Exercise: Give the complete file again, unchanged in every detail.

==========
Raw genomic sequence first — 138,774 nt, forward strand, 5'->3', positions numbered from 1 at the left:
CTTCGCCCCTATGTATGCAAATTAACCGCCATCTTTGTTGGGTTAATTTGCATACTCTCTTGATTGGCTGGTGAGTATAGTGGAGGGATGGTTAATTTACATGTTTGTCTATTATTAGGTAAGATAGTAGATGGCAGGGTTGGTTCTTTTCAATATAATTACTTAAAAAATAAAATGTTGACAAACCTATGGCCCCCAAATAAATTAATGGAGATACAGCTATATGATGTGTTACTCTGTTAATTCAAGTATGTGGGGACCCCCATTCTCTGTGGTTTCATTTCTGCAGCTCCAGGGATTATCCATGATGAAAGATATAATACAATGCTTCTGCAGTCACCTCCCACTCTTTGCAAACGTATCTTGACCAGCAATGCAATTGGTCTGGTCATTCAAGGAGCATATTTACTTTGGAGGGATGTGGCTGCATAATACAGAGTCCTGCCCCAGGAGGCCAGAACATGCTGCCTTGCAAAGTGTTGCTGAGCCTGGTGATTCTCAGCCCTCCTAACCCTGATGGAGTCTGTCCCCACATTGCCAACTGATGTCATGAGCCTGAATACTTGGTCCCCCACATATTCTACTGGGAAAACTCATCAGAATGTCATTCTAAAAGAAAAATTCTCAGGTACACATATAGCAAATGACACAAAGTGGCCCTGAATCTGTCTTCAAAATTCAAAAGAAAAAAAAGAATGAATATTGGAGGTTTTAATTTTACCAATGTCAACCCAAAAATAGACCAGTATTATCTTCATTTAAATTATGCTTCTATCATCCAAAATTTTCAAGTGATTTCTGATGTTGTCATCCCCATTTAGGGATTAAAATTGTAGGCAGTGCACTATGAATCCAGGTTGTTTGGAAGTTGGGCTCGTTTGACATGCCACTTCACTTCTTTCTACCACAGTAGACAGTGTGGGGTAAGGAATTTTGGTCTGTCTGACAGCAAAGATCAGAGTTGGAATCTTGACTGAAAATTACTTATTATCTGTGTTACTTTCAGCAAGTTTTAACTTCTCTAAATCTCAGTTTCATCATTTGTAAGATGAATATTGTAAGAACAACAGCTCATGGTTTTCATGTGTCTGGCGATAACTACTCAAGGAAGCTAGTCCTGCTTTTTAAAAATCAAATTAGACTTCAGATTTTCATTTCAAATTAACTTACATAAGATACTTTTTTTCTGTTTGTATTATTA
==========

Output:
Raw genomic sequence first — 138,774 nt, forward strand, 5'->3', positions numbered from 1 at the left:
CTTCGCCCCTATGTATGCAAATTAACCGCCATCTTTGTTGGGTTAATTTGCATACTCTCTTGATTGGCTGGTGAGTATAGTGGAGGGATGGTTAATTTACATGTTTGTCTATTATTAGGTAAGATAGTAGATGGCAGGGTTGGTTCTTTTCAATATAATTACTTAAAAAATAAAATGTTGACAAACCTATGGCCCCCAAATAAATTAATGGAGATACAGCTATATGATGTGTTACTCTGTTAATTCAAGTATGTGGGGACCCCCATTCTCTGTGGTTTCATTTCTGCAGCTCCAGGGATTATCCATGATGAAAGATATAATACAATGCTTCTGCAGTCACCTCCCACTCTTTGCAAACGTATCTTGACCAGCAATGCAATTGGTCTGGTCATTCAAGGAGCATATTTACTTTGGAGGGATGTGGCTGCATAATACAGAGTCCTGCCCCAGGAGGCCAGAACATGCTGCCTTGCAAAGTGTTGCTGAGCCTGGTGATTCTCAGCCCTCCTAACCCTGATGGAGTCTGTCCCCACATTGCCAACTGATGTCATGAGCCTGAATACTTGGTCCCCCACATATTCTACTGGGAAAACTCATCAGAATGTCATTCTAAAAGAAAAATTCTCAGGTACACATATAGCAAATGACACAAAGTGGCCCTGAATCTGTCTTCAAAATTCAAAAGAAAAAAAAGAATGAATATTGGAGGTTTTAATTTTACCAATGTCAACCCAAAAATAGACCAGTATTATCTTCATTTAAATTATGCTTCTATCATCCAAAATTTTCAAGTGATTTCTGATGTTGTCATCCCCATTTAGGGATTAAAATTGTAGGCAGTGCACTATGAATCCAGGTTGTTTGGAAGTTGGGCTCGTTTGACATGCCACTTCACTTCTTTCTACCACAGTAGACAGTGTGGGGTAAGGAATTTTGGTCTGTCTGACAGCAAAGATCAGAGTTGGAATCTTGACTGAAAATTACTTATTATCTGTGTTACTTTCAGCAAGTTTTAACTTCTCTAAATCTCAGTTTCATCATTTGTAAGATGAATATTGTAAGAACAACAGCTCATGGTTTTCATGTGTCTGGCGATAACTACTCAAGGAAGCTAGTCCTGCTTTTTAAAAATCAAATTAGACTTCAGATTTTCATTTCAAATTAACTTACATAAGATACTTTTTTTCTGTTTGTATTATTA